Scientists Halt Bird-Flu Research

Sushanta Das / AP Photo

In this Friday, Feb. 18, 2011 file photo, Indian health workers carry killed ducks to burry them at the R.K. Nagar Government Duck Farm in Agartala in the remote northeastern state of Tripura, India. An official says around 4.000 birds have been culled at a government-run duck farm in the state after some poultry tested positive for a deadly strain of bird flu that can potentially be fatal for humans.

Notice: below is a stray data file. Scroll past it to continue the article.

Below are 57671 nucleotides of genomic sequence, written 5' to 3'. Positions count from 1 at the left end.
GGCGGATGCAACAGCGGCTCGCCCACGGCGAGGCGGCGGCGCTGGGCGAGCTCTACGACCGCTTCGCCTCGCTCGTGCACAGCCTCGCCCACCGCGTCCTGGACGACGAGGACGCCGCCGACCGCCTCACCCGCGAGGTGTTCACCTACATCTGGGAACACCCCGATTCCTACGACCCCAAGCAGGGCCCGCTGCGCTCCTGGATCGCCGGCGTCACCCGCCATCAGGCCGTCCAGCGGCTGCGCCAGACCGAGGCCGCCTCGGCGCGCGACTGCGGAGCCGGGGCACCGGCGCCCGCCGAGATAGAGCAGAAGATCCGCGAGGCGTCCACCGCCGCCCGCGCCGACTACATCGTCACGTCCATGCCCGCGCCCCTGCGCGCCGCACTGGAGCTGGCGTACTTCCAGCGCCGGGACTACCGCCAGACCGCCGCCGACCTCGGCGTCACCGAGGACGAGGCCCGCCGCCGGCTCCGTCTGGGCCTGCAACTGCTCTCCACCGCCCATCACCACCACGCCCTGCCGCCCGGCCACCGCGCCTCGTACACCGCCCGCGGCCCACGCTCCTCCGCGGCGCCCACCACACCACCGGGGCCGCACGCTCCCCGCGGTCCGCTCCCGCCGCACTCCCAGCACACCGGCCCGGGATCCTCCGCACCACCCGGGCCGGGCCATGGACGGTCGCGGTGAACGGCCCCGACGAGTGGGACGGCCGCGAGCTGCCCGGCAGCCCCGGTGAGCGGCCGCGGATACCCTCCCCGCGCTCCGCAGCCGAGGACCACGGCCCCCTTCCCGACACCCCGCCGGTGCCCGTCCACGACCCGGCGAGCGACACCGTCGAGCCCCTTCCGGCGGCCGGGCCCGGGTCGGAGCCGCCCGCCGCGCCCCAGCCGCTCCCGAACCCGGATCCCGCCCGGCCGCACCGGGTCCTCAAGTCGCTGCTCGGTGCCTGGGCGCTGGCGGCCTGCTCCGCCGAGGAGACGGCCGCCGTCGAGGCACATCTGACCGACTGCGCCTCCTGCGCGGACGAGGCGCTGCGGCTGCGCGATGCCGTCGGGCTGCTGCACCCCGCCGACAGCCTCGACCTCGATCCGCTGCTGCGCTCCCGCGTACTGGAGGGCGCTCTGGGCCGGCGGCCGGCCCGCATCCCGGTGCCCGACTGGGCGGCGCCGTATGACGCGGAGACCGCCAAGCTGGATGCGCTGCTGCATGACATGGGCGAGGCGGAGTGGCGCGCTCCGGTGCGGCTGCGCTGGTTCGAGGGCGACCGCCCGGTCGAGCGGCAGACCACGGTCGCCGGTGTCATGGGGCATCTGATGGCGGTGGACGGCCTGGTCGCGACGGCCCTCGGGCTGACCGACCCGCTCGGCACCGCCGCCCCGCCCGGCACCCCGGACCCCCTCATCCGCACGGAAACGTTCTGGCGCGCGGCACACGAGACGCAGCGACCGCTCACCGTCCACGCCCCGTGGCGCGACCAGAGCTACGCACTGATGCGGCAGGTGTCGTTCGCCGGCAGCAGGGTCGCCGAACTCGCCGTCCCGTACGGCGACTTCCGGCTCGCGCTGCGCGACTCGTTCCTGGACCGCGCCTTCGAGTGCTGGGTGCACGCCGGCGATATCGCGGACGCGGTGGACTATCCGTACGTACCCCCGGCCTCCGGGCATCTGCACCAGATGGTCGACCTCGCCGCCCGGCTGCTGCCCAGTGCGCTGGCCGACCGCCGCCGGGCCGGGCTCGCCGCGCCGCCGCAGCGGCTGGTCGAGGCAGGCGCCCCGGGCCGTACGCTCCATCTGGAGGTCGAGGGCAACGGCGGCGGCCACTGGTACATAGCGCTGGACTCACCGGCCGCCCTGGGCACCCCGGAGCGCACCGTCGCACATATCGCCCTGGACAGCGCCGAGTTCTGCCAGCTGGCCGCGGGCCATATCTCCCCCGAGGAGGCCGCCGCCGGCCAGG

Scientists who created a more deadly and highly contagious strain of bird flu are pausing their research for 60 days, handing over their reports to be reviewed by other researchers around the world before they proceed. The scientists who purposely engineered genetic changes to the H5N1 virus to make it more contagious among lab animals have penned a letter explaining why they’re halting research, which will be published with reports on their work in the journals of Science and Nature. They say that though the scientists' work has public health benefits, the National Institutes of Health expressed concern about the virus escaping laboratories and potentially infecting humans, which has prompted a major public debate over whether the research is safe.